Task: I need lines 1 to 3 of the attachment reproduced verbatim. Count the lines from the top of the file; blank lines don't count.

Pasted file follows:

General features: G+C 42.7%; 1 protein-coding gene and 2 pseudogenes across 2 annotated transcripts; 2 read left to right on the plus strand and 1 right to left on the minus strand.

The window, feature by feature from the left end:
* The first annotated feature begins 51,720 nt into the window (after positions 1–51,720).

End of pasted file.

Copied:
General features: G+C 42.7%; 1 protein-coding gene and 2 pseudogenes across 2 annotated transcripts; 2 read left to right on the plus strand and 1 right to left on the minus strand.

The window, feature by feature from the left end:
* The first annotated feature begins 51,720 nt into the window (after positions 1–51,720).